While not the end of the world, sex headaches can be a painful downside to what should otherwise be a fun and pleasurable experience.
They typically start during, you guessed it, sexual activity.
If you’re struggling with sex headaches, here’s what we know about why they happen and whether or not they’re something to be afraid of…
What is a sex headache?
According to the NHS, medical professionals are of the opinion that sex headaches are caused by a build up of tension and pressure in the muscles of the head and neck.
They commonly last between a few minutes to an hour.
Previous research into headaches associated with sexual activity (HSA) found they affect around 1% of the population.
The researchers also found that sex headaches are three to four times more common in men than women, although they note that numbers may be underreported due to embarrassment among sufferers.
Are sex headaches dangerous?
While annoying, sex headaches aren’t typically dangerous at all.
If you’re planning on having sex and worried you might get a headache, the NHS recommends taking a painkiller a few hours before you get down to it as a pre-emptive measure.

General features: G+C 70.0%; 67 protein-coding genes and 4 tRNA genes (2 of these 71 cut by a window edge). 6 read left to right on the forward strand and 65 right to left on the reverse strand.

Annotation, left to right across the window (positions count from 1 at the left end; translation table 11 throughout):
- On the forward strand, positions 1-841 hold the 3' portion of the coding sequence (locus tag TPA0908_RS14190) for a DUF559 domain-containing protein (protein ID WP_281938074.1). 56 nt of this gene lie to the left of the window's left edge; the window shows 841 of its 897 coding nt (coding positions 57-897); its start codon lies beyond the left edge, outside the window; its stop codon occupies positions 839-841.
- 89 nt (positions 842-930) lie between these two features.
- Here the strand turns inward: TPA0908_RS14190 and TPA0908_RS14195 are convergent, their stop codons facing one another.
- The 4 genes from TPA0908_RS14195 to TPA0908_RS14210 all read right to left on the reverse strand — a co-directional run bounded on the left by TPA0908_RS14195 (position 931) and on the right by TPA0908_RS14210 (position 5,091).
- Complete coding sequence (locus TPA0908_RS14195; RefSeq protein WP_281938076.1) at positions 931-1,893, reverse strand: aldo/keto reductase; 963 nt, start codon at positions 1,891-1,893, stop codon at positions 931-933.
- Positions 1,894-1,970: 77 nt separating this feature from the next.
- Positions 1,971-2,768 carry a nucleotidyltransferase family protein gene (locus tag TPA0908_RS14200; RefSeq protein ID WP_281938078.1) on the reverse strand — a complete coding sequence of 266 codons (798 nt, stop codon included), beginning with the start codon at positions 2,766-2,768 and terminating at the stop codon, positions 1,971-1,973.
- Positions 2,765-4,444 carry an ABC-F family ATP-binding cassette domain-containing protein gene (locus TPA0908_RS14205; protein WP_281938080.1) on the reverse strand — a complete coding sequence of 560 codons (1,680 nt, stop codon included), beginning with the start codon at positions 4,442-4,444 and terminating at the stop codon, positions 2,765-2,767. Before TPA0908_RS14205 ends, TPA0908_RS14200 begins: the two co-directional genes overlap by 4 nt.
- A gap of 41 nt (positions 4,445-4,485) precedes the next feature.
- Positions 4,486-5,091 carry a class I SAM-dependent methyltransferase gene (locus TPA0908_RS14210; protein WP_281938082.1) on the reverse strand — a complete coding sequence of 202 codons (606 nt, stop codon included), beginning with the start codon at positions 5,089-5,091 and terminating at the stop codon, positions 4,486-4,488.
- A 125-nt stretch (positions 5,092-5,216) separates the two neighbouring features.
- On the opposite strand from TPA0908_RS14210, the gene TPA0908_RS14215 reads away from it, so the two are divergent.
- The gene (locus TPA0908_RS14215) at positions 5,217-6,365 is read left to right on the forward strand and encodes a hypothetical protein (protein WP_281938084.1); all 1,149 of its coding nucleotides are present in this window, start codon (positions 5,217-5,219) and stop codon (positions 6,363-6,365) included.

If sex headaches are becoming a real nuisance to you, you can always speak to your GP to see if there’s something they can do to help.
You should call 111 if your headache is severe and your jaw hurts when you eat, you’ve got blurred or double vision, a sore scalp, and/or you get other symptoms such as your legs or arms feeling weak or numb.
If a headache comes on suddenly and is extremely painful, then the NHS recommends calling 999.
You should also call 999 if you’ve got an extremely painful headache and vision loss, sudden problems speaking or remembering things, the white of your eye is red, you’re feeling confused or drowsy, you’ve got a very high temperature, or feel shivery and hot as well as having a rash or a stiff neck.
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